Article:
The National Nanotechnology Coordination Office (NNCO) and the Museum of Science Fiction (MOSF) have teamed up for this year's Awesome Con to present two exciting panels, Nanotechnology: Fact from Fiction and 3D Printing: "Replicating" Success. The purpose of these panels is to examine the intersection between science, technology, science fiction, and popular culture, and to discuss ways in which these new technologies will impact our lives.
The panels will take place at the Walter E. Washington Convention Center in Washington, D.C. on May 30. Panel times, speakers, and descriptions are below. For updates and ticket information, visit http://www.awesome-con.com/.
Nanotechnology: Fact from Fiction
May 30 at 4:45PM
Panel Description: Could Tony Stark really take a bullet in the face and be protected by transparent graphene? Could a ship heal itself without Cylon organic resin? Could nanobots repair my broken leg or would that rob the Universe of energy? These are the types of questions scientists will answer during Nanotechnology - Fact from Fiction. An integral part of this panel is allowing the audience time to engage with the scientists. As such, each panelist will discuss the reality behind nanotechnology-specific pop culture references. Then the real fun begins. Audience members can share their thoughts, questions, and expectations about nanotechnology with the experts.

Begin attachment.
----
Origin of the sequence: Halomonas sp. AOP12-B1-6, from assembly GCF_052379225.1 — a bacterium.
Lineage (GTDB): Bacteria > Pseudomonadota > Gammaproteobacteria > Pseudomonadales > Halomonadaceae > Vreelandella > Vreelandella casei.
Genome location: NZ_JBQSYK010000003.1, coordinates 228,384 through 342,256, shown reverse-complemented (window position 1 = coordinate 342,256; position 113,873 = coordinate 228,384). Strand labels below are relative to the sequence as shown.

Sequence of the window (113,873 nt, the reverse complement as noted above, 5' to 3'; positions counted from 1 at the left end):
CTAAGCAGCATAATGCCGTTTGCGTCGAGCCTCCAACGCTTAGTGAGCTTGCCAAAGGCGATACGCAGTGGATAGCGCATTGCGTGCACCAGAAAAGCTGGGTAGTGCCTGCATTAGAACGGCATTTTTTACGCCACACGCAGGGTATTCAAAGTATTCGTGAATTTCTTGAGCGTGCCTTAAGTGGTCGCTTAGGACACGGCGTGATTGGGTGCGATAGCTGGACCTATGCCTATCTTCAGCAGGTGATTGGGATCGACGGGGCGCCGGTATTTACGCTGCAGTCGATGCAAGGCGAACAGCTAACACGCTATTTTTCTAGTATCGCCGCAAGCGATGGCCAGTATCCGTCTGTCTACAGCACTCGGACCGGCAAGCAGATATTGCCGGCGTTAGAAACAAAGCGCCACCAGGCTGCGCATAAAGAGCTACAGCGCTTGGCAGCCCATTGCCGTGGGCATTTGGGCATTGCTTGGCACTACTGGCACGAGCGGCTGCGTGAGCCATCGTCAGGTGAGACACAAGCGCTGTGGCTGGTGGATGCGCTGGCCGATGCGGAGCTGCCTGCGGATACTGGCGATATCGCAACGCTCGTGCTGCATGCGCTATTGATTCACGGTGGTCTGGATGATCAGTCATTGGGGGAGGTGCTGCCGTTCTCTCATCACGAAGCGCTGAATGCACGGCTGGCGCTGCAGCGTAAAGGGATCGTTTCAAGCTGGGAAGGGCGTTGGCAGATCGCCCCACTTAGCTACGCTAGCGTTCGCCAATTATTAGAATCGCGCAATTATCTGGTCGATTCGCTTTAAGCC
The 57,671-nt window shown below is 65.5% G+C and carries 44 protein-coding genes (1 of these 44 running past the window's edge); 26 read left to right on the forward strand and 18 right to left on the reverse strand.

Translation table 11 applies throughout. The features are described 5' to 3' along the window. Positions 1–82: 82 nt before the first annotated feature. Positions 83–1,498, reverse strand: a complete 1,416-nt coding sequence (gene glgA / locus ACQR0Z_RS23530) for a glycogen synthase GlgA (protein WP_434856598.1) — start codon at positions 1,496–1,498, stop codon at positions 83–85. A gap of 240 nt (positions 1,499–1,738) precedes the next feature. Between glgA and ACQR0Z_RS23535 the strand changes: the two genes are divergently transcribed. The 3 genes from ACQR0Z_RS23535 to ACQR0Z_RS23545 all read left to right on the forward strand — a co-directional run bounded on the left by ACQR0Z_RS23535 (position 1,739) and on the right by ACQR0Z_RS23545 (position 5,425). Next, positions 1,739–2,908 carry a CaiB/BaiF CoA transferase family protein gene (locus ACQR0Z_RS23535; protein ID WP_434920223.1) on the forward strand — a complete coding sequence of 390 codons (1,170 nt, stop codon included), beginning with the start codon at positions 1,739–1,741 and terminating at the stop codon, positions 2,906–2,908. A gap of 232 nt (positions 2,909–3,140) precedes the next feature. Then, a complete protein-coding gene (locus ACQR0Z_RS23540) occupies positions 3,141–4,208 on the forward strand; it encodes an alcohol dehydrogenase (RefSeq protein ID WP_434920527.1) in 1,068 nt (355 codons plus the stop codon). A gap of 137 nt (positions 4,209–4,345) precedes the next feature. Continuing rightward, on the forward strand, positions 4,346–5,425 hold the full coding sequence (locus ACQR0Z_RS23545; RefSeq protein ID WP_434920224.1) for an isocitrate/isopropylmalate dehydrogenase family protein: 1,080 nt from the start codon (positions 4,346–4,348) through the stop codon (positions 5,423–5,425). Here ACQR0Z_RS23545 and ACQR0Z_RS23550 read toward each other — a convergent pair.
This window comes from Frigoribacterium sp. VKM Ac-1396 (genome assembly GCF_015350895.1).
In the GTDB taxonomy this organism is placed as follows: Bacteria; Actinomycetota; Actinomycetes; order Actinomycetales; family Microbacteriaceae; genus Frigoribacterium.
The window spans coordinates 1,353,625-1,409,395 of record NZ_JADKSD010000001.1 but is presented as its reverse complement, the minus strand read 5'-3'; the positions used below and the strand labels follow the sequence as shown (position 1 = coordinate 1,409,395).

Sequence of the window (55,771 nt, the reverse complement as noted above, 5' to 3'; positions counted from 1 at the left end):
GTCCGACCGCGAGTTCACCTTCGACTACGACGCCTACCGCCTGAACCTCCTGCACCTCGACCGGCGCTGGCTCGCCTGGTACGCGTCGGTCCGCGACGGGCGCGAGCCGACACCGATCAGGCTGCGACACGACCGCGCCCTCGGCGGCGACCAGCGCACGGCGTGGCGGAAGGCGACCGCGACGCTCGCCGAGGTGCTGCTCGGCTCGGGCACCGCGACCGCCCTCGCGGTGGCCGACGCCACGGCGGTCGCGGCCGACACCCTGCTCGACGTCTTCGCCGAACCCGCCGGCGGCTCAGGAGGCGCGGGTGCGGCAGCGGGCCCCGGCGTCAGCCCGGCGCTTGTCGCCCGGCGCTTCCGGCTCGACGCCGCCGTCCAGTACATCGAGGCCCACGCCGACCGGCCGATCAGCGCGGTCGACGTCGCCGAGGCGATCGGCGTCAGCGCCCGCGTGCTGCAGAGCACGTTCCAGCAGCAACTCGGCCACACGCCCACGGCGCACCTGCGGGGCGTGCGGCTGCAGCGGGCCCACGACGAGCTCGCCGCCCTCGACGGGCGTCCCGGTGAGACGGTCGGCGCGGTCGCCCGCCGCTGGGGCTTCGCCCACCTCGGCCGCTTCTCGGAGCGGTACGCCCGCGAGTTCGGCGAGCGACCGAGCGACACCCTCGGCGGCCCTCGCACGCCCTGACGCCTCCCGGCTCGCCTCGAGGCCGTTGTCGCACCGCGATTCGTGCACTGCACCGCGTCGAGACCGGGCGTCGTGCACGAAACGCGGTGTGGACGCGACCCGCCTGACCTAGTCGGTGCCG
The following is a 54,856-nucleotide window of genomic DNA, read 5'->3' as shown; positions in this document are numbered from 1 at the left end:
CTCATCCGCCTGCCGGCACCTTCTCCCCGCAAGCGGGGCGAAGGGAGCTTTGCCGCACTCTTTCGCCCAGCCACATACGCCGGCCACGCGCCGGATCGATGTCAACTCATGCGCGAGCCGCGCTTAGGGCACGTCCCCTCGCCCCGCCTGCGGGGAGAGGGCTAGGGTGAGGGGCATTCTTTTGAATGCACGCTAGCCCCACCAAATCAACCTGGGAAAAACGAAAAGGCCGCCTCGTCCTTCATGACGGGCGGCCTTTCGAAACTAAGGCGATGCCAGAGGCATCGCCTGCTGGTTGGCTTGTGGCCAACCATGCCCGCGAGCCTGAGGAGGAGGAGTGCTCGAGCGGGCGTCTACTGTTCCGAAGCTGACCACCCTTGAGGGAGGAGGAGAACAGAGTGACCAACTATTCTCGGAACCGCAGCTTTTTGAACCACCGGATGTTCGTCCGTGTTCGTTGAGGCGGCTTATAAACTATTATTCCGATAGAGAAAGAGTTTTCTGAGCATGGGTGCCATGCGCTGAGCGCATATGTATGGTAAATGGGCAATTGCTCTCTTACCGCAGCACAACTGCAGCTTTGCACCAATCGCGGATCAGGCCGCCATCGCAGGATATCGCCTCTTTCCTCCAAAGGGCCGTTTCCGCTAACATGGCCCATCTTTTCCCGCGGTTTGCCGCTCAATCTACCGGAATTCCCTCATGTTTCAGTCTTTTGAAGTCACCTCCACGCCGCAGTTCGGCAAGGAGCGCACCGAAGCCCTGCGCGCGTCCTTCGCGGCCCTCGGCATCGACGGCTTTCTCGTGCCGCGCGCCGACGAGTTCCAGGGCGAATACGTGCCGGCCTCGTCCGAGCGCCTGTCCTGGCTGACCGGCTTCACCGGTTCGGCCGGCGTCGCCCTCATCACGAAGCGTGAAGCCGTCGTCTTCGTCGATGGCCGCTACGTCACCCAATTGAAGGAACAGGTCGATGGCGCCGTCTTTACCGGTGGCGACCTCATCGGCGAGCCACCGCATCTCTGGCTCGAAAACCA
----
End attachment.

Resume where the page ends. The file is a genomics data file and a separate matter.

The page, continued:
- Moderator, Shelah Morita, PhD (Evolutionary Biologist and Policy Analyst at NNCO)
- Lloyd Whitman, PhD (Assistant Director for Nanotechnology, White House Office of Science and Technology Policy)
- Michael Meador, PhD (NNCO Director, on loan from NASA Game Changing Technologies)
- Brian Cullum, PhD (Physics Professor and Nanotechnologist at UMBC)
- Merrilea J. Mayo, PhD (Technology Innovator and STEM Advocate at Mayo Enterprises, LLC)
- Scott Edelman (Notable Science Fiction and Comic Book Author)
3D Printing: "Replicating" Success
May 30 at 11:45AM
Panel Description: The idea of a machine making what you want, when you want it, is common in science fiction. From The Diamond Age's matter compilers to Star Trek's replicators, the future promises the perfect cup of Earl Grey without waiting to heat the water. Scientists working at the cutting-edge of 3D printing technology (a.k.a. additive manufacturing) will discuss the real future possibilities of this science fiction trope. Perhaps we are a long way off from printing an entire being like in The Fifth Element, but 3D printing of organs and tissues for transplant is already under development. Astronauts and soldiers might not be ordering their favorite tea, but field-printed meals ready to eat (MREs), customized to a warfighter's nutritional needs by way of a wearable sensor, are already on the horizon.
- Moderator, Mason Peck, PhD (Professor and Researcher of Aerospace Engineering at Cornell University)
- Lewis Sloter, PhD, PE (Associate Director for Materials & Structures in the Office of the Assistant Secretary of Defense for Research and Engineering)
- Nathan Castro (PhD Candidate at GW's Lab for Nanomedicine and Tissue Engineering)
- Jamie Gurganus, PhD (Associate Director of Engineering Education Initiatives at UMBC)
- Scott Edelman (Notable Science Fiction and Comic Book Author